Was subject to forensic refection on what sort of an MP I would make last night - and directly to my face. It began kindly enough, in that it seems I performed my duties during my 8 years as an Assembly Member with an "open mind" and "spoke up for the people". Things went downhill from there. At Westminster, it seems that I will inevitably be subject to pressure from the whips, will do just what I'm instructed to, and will have no influence at all. I've read other similar dismissive comments on the blogosphere. The basis on which these comments are made is that I've said that I cannot envisage a situation in which I would refuse to obey a 3-line whip. Needless to write, I disagree with these assessments of effectiveness. The upshot is that I've been instigated to write this post about how an MP can most effectively represent constituents.
I often read and hear the opinion expressed that voting against the party whip is a demonstration of an independent mind - 'putting principle before party' etc. You know the sort of stuff. Its certainly an effective way of becoming noticed and securing headlines. But it rarely has impact of any significance on Government policy. All it usually does is greatly reduce any influence on policy that the 'rebel' may have had. The only interest it serves is that of the rebels themselves. Personally, I reckon a much more effective way of making a difference is to argue and debate issues within a governing party before policy becomes established - the aim being to secure a 'free vote' or some form of 'policy flexibility', perhaps by building up a body of like minded opinion.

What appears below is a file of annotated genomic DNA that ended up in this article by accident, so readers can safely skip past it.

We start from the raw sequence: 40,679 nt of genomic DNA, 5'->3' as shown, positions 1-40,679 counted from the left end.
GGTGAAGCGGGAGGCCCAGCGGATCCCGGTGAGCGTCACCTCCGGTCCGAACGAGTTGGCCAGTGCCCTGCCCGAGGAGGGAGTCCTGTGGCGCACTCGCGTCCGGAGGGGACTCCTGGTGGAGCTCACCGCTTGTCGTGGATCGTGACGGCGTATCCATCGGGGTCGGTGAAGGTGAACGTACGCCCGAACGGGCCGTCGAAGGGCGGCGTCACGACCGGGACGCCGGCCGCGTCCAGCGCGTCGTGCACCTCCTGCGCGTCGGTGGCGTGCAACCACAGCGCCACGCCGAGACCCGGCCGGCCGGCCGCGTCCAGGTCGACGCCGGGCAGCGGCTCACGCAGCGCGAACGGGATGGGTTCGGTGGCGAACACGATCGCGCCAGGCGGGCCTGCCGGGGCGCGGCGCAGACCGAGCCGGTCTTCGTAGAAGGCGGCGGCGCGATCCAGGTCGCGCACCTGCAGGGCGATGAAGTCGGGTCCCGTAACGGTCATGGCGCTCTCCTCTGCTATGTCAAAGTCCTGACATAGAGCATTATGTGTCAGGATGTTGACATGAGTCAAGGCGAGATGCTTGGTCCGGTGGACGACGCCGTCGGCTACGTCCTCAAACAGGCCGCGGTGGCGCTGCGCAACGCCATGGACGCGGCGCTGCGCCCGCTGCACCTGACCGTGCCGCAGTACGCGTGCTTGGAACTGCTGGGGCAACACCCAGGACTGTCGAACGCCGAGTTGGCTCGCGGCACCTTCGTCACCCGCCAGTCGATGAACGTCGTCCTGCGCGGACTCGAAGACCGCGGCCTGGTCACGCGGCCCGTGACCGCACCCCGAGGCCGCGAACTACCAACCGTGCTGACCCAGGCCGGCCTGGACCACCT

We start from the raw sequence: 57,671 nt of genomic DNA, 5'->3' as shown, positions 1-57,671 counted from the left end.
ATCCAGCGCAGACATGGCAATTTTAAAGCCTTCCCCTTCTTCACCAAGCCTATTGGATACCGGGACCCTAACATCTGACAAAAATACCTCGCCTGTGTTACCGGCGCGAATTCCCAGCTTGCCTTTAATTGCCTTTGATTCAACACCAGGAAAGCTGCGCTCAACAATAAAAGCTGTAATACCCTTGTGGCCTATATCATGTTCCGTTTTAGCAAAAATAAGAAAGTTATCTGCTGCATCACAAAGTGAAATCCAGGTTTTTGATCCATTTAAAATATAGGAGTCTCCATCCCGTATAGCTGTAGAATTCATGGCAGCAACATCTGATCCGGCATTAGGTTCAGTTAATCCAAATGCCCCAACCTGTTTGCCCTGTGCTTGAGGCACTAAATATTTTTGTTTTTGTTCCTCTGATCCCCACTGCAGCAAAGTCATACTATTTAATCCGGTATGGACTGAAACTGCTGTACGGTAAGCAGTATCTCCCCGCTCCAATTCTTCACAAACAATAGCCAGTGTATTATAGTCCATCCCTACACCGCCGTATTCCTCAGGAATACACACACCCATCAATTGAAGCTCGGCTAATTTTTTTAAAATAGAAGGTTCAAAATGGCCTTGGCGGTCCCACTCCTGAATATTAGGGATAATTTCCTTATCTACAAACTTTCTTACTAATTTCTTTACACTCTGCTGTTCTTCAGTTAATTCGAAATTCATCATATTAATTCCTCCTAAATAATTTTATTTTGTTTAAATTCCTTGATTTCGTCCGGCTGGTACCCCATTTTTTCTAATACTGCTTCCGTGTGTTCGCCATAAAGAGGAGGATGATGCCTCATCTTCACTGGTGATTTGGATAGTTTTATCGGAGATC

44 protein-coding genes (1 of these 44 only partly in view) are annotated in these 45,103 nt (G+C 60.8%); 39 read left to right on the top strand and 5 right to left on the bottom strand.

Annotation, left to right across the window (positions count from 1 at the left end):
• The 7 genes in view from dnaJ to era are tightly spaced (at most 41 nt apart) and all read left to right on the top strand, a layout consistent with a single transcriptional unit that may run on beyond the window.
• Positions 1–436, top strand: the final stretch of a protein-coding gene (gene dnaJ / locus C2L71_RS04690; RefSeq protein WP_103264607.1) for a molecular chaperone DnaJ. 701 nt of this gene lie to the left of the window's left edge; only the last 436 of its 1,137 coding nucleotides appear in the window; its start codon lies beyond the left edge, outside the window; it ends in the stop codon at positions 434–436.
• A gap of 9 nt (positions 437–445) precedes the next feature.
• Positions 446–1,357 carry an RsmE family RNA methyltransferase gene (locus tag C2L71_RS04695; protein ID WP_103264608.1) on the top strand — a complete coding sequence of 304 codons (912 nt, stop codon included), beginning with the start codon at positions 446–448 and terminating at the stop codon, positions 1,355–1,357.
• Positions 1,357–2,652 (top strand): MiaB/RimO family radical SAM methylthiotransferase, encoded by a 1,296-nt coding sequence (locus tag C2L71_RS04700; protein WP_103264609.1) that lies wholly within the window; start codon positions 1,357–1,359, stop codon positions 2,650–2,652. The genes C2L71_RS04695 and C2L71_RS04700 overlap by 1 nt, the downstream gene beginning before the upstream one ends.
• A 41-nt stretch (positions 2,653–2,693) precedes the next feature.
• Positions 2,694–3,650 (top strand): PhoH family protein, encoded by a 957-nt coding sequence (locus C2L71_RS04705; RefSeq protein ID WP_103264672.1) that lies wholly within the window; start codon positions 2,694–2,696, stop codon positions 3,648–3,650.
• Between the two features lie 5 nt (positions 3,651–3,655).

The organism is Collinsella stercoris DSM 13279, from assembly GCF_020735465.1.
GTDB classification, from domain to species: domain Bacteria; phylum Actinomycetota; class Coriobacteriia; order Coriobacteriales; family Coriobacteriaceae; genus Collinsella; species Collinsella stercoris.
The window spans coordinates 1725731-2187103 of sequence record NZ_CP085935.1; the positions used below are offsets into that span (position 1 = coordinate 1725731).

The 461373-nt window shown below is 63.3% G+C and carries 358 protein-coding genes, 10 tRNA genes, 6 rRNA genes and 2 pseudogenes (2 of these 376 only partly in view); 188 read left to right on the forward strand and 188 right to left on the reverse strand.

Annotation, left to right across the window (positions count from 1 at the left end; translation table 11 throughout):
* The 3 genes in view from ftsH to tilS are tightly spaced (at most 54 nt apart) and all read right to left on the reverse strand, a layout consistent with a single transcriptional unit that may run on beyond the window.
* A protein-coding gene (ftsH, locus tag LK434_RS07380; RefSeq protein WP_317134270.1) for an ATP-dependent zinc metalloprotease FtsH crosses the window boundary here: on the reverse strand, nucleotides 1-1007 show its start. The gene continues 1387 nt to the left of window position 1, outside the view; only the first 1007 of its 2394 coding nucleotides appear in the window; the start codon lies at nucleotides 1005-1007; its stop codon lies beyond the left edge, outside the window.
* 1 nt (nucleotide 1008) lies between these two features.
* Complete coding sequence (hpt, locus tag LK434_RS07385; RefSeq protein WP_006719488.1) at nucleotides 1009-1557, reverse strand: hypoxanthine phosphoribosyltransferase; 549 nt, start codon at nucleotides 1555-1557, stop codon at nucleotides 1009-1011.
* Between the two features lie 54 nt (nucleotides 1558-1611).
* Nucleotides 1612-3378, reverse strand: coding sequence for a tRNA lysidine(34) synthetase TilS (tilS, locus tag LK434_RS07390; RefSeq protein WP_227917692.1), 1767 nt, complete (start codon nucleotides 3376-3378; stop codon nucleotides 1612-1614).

The issue that usually instigates this discussion is my attitude towards devolution, and my opinion that the National Assembly for Wales should be granted law making powers in those policy areas that are devolved. I shout my opinion from the hilltops, hoping for effect. Now, I don't expect our manifesto writers to respond by including a commitment to provide exactly what I want - which would be a pledge to hold an immediate referendum on the transfer of all these law making powers. Might be wrong of course. But I do hope that it will be written in a way which accepts my right to hold and advocate this opinion. By engaging in this debate now, I hope I can make a difference to our policy, which is more than I would ever achieve by voting against a manifesto commitment sometime in the future.
Another way of making a 'difference' rather than a 'noise' is to be in Parliament for important votes, rather than in the constituency chasing the camera. I still recall the huge fuss the two Powys MPs made last year about Post Office closures - and then learning that they both missed the crucial vote in the House of Commons. Iain Dale has posted on another example of this sort of behavior today.
My experience of politics is that too many MPs are too concerned about issuing press releases 'condemning' and 'welcoming' - though we all do this to some extent. None of us can afford to ignore the importance of a media profile. But what really matters for constituents is what difference can be made to promote their interests, rather than how much 'noise' can be made to promote the politician's interest - a point I made rather forcefully last night.